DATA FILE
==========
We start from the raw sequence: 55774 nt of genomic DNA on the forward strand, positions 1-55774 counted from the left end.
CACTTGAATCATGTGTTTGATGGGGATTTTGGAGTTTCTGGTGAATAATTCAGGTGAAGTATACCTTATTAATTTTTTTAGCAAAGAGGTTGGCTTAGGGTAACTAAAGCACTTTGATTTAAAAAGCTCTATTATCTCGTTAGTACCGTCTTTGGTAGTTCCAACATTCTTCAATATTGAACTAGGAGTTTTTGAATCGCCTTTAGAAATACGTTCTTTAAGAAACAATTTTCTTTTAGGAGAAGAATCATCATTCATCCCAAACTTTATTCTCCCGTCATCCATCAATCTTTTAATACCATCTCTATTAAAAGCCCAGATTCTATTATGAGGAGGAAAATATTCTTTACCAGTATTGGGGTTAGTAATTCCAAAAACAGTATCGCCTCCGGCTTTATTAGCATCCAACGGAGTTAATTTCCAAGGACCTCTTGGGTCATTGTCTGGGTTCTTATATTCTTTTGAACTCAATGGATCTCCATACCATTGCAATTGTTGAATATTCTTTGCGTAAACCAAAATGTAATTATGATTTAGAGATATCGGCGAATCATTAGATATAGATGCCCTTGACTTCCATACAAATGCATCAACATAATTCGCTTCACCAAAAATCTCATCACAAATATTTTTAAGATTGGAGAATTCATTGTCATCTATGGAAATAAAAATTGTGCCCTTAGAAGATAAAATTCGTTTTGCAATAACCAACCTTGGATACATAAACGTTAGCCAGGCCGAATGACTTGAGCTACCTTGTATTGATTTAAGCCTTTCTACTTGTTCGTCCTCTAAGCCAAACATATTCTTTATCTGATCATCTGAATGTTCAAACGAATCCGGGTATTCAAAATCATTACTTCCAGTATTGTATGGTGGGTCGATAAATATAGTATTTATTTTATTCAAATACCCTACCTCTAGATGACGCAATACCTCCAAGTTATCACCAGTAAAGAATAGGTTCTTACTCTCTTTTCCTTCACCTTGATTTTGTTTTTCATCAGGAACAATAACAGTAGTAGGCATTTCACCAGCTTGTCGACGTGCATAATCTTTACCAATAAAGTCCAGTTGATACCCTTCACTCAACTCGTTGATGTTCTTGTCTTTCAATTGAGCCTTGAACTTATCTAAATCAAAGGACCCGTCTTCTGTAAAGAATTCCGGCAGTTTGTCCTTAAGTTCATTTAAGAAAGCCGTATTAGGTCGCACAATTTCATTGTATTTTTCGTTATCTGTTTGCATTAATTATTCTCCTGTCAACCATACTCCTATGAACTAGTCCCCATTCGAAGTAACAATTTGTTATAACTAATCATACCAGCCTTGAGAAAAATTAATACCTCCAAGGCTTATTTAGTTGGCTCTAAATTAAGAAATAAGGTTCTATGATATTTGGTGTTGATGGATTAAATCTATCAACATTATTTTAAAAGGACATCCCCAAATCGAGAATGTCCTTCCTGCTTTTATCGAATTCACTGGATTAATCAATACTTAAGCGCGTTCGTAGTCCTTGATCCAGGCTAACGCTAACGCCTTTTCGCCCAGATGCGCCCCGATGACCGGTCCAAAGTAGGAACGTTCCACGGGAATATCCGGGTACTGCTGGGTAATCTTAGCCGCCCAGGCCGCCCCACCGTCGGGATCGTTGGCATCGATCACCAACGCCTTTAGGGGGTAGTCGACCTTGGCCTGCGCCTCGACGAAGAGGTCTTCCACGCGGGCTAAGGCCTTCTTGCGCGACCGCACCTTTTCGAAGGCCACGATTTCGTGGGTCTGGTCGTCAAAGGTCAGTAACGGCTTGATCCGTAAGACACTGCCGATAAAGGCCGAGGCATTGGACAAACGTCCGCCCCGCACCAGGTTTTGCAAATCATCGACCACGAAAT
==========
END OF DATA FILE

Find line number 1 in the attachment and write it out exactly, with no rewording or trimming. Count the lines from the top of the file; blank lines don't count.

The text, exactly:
We start from the raw sequence: 55774 nt of genomic DNA on the forward strand, positions 1-55774 counted from the left end.